January 23, 2017

NYC restaurants are ghosting us

See, Leafage is just one of the “ghost restaurants” created by the company Green Summit, each with its own unique menu and branding, all operating out of the same kitchen in New York.

It’s Thursday night in Manhattan, and you’re craving a Cobb salad. So, you open up GrubHub, check your options, and end up choosing Leafage, a salad shop near Grand Central.

Here’s what you might not realize, though — that salad shop doesn’t exist. At least outside of the internet.

See, Leafage is just one of the “ghost restaurants” created by the company Green Summit, each with its own unique menu and branding, all operating out of the same kitchen in New York.

Umm… how does that work?

Green Summit employs around 50 chefs between 2 commissary kitchens in NYC to whip up entrees side-by-side for each of its 8 virtual restaurants, including Leafage (salads and juices), Butcher Block (sandwiches), and Maya Blue (Mexican).

The company’s delivery-only model (outsourced via Seamless and GrubHub) allows them to leverage economies of scale across their brands by producing food en masse by category and shared ingredients, rather than as one-off orders.

And, without brick-and-mortar…

They can fail fast and rebound faster.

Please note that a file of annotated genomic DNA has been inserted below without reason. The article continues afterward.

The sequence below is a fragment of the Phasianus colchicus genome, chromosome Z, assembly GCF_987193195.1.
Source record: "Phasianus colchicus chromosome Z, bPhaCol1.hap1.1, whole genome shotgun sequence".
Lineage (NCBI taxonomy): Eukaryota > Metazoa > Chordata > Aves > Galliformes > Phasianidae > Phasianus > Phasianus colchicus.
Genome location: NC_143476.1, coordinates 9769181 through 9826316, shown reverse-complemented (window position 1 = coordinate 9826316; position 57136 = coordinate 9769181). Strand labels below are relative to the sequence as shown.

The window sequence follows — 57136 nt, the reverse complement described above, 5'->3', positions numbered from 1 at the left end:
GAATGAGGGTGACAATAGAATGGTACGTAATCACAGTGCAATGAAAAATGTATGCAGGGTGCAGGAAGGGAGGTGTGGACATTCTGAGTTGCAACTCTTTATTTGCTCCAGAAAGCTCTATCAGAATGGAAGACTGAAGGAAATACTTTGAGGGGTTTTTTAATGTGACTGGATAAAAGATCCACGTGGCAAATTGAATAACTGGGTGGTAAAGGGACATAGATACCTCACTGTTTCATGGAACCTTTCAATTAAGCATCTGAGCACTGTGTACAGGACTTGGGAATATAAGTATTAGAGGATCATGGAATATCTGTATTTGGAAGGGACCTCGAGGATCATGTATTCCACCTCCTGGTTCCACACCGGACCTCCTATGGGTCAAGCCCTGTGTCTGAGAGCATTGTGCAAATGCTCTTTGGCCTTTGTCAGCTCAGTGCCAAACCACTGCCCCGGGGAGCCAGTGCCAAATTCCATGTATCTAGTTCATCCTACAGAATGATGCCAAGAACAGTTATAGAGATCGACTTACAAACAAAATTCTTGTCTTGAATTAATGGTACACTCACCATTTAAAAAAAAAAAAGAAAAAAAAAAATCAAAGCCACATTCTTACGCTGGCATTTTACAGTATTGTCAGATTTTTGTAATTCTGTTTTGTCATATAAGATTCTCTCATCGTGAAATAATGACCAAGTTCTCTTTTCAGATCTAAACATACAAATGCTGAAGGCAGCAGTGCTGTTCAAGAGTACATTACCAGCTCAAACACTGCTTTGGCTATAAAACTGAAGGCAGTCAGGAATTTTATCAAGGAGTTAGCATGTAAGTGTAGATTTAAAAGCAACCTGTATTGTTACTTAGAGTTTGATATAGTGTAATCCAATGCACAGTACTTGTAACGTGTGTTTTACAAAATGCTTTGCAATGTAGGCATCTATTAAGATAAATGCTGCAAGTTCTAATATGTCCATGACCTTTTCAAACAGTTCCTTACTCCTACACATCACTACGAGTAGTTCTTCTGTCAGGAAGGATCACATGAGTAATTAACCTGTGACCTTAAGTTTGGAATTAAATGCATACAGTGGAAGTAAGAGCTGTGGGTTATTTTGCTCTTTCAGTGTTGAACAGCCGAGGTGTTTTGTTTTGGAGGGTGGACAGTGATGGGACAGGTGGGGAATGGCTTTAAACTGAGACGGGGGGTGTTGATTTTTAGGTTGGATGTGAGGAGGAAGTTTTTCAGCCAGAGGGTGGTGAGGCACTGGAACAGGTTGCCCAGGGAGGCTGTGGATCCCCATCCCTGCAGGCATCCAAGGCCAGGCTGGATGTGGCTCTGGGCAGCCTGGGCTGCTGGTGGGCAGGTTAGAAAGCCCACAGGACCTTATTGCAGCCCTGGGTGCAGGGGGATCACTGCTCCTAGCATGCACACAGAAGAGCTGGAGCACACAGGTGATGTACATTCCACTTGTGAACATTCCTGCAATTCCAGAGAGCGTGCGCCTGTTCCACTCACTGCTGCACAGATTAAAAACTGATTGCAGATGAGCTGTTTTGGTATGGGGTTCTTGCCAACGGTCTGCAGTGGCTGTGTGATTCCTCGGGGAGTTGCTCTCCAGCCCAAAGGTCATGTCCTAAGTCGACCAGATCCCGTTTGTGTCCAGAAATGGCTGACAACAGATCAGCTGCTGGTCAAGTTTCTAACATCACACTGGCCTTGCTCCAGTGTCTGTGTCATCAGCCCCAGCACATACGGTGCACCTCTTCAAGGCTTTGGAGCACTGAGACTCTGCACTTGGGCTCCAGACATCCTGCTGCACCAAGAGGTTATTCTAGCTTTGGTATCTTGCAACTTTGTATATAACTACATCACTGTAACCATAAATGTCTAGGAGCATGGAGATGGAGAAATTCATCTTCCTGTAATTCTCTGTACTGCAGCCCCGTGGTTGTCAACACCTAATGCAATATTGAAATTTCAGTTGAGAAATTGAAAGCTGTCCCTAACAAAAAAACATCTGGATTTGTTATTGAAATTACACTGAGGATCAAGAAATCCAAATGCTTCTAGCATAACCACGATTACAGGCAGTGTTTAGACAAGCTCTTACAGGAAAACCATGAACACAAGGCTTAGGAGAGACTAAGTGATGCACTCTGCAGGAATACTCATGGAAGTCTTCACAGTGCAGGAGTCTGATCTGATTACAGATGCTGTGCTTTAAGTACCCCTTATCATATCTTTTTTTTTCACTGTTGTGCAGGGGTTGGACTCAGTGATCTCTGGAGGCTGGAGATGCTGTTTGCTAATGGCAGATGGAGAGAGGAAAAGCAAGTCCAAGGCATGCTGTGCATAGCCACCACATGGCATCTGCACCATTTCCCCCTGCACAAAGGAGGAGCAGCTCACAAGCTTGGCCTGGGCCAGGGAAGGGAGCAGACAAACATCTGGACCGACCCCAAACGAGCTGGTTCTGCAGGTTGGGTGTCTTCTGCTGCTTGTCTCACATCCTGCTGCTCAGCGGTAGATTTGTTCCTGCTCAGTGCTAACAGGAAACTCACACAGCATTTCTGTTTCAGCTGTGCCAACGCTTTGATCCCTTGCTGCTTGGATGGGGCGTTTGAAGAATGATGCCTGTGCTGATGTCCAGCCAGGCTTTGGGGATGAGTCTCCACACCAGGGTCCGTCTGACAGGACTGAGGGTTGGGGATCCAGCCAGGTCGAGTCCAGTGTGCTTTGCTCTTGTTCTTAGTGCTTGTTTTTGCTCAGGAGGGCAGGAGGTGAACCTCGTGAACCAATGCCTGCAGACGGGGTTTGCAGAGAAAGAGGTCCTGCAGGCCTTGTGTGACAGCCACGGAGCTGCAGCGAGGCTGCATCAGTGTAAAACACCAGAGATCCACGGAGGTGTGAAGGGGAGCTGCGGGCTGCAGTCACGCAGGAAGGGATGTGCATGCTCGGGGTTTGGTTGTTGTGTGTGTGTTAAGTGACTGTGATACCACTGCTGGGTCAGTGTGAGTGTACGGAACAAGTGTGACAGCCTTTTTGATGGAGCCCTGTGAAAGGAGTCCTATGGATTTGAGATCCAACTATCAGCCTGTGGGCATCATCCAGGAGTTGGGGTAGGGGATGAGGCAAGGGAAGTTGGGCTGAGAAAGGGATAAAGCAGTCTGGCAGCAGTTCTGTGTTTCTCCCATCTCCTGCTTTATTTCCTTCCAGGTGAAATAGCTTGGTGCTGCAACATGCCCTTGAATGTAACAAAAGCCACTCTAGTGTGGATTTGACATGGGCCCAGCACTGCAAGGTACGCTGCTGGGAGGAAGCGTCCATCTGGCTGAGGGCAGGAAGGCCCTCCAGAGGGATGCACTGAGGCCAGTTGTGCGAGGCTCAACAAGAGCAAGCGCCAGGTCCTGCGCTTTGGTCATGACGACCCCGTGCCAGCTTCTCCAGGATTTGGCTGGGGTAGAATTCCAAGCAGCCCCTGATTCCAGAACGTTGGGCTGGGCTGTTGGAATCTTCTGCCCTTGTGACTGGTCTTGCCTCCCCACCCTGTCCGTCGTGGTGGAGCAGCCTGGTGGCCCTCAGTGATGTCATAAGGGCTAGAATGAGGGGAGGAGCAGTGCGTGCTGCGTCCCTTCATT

For example, when Green Summit scrapped a Middle Eastern concept after lower-than-expected sales, it only cost them about $25k to pivot since they didn’t have to fire staff or buy their way out of a lease.

This ability to fail and switch strategies quickly means they can adapt current menu offerings to keep up with new dining trends, like poke bowls (so hot right now), instead of wasting time and money during turnover.

Outsourcing delivery is smart, too

From the end user’s perspective, ordering food on a smartphone is a piece of cake. Chicken fried rice. Boom. Click. Send. Wait 30 minutes.

But it’s not that simple. In fact, delivering food — and doing it well — is extremely hard, particularly in big cities like NYC where order volume is through the roof.

It’s expensive, too. Just look at companies like Munchery and Maple, both of whom opted to run delivery in-house and have since struggled to get their margins under control (in 2016, Maple lost $16m of its $40m in revenues to operating costs).

So kudos, Green Summit. Way to stick to your strengths. Now, if you could send over 4 juices, 2 garden salads… just kidding, we’ll take 3 burritos and the biggest sandwich you have.

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